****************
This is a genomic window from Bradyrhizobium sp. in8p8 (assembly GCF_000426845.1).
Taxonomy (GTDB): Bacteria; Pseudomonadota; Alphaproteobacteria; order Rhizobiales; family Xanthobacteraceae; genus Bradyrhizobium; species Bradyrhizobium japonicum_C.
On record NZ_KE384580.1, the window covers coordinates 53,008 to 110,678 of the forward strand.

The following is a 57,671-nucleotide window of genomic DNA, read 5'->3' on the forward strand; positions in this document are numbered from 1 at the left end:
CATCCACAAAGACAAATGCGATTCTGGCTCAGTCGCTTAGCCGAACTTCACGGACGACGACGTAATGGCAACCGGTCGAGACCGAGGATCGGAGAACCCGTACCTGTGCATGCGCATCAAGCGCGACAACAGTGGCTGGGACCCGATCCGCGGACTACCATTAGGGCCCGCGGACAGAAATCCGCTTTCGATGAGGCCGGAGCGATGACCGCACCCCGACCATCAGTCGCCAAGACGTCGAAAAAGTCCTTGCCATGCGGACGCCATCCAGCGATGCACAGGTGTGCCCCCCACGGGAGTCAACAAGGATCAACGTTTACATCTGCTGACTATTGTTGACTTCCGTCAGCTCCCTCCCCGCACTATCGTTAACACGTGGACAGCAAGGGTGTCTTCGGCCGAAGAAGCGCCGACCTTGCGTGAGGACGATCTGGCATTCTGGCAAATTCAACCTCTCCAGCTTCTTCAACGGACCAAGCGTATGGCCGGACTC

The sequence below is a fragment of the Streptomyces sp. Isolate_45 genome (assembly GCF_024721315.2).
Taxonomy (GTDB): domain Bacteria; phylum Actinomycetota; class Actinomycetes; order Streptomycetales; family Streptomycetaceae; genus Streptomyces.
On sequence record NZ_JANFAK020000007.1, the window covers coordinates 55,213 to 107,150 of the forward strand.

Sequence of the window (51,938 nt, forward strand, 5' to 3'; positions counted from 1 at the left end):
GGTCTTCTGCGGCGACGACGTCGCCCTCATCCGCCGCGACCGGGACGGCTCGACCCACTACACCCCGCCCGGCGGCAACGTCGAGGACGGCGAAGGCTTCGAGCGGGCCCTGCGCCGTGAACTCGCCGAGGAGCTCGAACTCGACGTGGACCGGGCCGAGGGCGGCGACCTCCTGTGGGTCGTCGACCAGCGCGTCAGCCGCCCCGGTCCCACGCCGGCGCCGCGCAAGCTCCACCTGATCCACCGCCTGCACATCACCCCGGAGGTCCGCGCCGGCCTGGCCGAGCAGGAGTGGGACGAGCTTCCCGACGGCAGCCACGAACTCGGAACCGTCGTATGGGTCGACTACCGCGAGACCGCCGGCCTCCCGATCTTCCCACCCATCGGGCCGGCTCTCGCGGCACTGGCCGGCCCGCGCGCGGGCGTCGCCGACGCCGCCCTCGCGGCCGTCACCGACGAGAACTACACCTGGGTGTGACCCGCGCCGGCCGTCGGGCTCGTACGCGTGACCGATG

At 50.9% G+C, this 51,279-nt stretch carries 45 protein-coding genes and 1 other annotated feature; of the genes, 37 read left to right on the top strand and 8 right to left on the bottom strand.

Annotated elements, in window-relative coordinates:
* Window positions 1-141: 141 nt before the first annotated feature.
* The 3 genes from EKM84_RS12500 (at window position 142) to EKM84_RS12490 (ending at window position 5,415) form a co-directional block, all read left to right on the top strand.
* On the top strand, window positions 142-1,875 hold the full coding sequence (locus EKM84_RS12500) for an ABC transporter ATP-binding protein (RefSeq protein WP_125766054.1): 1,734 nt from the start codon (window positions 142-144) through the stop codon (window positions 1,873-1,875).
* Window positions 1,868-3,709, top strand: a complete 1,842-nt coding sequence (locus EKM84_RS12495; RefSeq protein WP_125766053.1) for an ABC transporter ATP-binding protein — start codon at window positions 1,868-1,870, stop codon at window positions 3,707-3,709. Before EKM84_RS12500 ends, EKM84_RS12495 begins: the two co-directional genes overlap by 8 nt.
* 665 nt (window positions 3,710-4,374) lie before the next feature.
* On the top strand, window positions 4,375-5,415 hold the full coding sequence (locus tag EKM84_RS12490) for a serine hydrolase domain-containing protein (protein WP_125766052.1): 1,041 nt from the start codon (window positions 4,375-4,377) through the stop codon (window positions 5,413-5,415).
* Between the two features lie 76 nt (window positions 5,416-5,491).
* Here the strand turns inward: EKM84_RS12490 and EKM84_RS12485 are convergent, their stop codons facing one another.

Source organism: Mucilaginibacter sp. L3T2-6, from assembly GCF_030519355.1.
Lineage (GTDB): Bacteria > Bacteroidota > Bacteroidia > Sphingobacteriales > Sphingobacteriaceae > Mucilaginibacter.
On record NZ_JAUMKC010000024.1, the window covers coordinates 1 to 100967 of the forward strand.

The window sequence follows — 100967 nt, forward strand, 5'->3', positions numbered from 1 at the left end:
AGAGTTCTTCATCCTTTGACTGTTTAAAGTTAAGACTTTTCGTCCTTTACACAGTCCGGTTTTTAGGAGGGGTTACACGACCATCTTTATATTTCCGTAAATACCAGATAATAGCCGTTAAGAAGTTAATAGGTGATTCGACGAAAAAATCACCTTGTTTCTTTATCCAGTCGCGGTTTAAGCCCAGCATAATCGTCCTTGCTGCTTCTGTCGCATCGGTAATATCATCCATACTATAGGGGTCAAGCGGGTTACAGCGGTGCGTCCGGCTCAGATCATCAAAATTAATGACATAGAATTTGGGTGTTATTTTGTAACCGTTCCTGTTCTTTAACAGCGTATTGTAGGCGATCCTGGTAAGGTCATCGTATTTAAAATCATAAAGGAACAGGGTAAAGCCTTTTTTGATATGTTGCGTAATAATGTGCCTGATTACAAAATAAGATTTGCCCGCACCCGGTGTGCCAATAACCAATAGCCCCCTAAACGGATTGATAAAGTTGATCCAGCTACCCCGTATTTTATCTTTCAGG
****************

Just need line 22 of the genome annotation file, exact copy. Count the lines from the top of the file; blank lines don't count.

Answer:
Lineage (GTDB): Bacteria > Bacteroidota > Bacteroidia > Sphingobacteriales > Sphingobacteriaceae > Mucilaginibacter.